Genes selected for analysis were cyclin A1 (CCNA1); Hras-like suppressor (HRASLS); DNA damage-inducible transcript 4-like (DDIT4L), Wnt inhibitory factor 1 (WIF1) and adenomatosis polyposis coli 2 (APC2). All selected genes consistently demonstrated a minimum of 2-fold downregulation in the 11 sample pairs analyzed in Experiment 1 (p < 0.001; Table C in S1 File (supporting information)).

Methylation of CpG islands in the proximal promoter regions of CCNA1, HRASLS, DDIT4L and WIF1 was relatively low (mean methylation of <10% for all genes), and substantial interindividual variability was seen in the methylation of each gene. Increased methylation of the promoter region of HRASLA was identified in OSCC in four of eight tissue pairs (Table 8); however, neither this difference nor the small differences seen in promoter methylation of CCNA1, DDIT4L, or WIF1 in OSCC was significantly different from normal tissues at the 5% level of confidence.

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Table 8. Methylation profiles of the proximal promoters (600 bp 5’flanking sequence) of CCNA1, HRASLS, DDIT4L, WIF1 and APC2 in OSCC versus adjacent normal oral tissues.

https://doi.org/10.1371/journal.pone.0116285.t008

No CpG islands were identified in the proximal promoter region of APC2; however, its first exon was highly methylated (87.4 ± 2.17%) in normal oral tissues. In OSCC, the first exon of APC2 was hypermethylated, demonstrating a mean methylation level of 94.8 ± 0.64% (p < 0.01 versus phenotypically normal oral tissue; Table 7). Although these data are clearly suggestive, the role of increased methylation in the first exon of APC2 as a mediator of the decreased expression of this gene in OSCC remains to be definitively demonstrated.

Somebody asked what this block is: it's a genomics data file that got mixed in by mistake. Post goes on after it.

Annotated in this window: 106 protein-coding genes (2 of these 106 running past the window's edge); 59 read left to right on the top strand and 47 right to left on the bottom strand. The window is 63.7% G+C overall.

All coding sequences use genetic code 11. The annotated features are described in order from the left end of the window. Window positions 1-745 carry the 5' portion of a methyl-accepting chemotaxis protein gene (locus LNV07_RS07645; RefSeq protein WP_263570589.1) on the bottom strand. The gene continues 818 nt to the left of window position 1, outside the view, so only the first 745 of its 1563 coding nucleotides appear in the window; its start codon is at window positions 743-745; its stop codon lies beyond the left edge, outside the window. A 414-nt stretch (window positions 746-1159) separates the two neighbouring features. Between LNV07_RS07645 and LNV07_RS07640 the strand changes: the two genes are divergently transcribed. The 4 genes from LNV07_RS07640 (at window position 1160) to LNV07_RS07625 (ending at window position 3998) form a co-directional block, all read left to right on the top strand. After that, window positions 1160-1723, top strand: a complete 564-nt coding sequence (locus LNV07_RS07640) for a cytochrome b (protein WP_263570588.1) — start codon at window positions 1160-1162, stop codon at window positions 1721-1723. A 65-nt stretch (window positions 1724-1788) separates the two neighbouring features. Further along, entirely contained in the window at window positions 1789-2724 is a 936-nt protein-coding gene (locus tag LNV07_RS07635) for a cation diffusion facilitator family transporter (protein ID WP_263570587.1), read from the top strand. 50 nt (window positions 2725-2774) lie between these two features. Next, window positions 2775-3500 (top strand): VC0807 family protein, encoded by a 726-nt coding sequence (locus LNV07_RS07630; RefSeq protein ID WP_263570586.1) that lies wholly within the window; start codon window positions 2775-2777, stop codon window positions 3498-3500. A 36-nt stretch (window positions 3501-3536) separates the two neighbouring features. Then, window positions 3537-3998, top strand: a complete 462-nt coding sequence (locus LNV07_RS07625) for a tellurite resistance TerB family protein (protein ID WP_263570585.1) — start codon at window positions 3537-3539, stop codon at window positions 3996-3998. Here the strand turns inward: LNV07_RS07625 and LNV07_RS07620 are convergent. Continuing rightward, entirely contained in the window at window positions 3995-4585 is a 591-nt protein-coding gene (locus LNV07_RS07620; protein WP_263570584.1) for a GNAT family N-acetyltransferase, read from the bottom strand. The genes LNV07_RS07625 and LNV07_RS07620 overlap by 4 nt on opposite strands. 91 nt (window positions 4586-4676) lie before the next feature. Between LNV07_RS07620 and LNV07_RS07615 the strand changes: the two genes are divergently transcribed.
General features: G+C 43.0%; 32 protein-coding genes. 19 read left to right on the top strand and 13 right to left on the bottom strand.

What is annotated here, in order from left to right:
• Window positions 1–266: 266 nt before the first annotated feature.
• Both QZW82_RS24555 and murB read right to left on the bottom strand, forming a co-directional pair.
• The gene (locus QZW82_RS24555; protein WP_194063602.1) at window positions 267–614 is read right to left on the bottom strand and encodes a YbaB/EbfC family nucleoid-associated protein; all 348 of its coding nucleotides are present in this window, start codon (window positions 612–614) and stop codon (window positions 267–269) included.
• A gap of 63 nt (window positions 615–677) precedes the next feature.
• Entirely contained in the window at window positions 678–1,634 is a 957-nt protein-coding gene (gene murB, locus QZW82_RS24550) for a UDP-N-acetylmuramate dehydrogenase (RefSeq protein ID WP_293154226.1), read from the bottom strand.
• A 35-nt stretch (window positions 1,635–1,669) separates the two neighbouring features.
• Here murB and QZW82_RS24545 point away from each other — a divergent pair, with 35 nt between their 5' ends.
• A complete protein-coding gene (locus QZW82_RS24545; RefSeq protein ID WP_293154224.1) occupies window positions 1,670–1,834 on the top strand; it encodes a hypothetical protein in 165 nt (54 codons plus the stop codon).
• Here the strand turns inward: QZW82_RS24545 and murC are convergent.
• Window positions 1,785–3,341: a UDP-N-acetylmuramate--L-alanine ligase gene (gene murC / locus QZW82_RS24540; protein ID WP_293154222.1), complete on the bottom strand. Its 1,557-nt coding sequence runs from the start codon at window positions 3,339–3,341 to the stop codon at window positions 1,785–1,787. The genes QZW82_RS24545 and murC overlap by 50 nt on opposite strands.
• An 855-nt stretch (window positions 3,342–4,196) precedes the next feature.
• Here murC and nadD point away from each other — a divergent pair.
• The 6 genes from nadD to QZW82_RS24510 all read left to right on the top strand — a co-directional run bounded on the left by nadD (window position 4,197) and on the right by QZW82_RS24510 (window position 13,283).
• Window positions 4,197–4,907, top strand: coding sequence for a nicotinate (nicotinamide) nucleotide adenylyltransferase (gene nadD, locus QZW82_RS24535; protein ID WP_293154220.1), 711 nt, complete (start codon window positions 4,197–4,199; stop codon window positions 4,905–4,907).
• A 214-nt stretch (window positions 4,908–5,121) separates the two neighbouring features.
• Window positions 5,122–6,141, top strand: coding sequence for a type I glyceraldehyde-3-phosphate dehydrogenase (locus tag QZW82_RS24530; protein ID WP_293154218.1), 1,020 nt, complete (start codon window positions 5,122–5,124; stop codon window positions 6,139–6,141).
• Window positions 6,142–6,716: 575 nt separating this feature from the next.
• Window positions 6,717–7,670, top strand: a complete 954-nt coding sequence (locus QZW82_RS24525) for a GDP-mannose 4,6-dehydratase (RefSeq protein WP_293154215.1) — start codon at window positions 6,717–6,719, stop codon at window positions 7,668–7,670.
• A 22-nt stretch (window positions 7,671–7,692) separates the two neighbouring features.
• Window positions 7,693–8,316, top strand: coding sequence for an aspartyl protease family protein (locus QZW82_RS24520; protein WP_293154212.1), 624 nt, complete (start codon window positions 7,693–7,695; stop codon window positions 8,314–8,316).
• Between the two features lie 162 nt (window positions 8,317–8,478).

Discussion

The overall goals of the present studies were to (a) identify potential molecular targets for oral cancer chemoprevention; (b) identify molecular signatures that may serve as biomarkers of oral carcinogenesis; and (c) explore the role of promoter methylation as a possible mechanism for the differential expression of selected genes in oral cancers.

Drinking water administration of 4-NQO provides a reproducible method to induce invasive OSCC in rats without the induction of systemic toxicity; the sequential changes in oral epithelial morphology in rats treated with 4-NQO resemble those reported during progression of OSCC in humans [12]. Although most oral cancer chemoprevention studies using the 4-NQO/rat model have been performed in F344 rats, the induction of OSCC in rats by 4-NQO has also been studied in a variety of other rat strains. In a study involving seven strains of rats (Dark-Agouti, Long-Evans, Sprague-Dawley, ACI/Ms, F344, Donryu, and Wistar/Furth), Kitano and colleagues reported substantial inter-strain differences in OSCC responses to 4-NQO; Dark-Agouti rats were the most sensitive to the induction of oral carcinogenesis by 4-NQO, while Wistar/Furth rats were the least sensitive [39].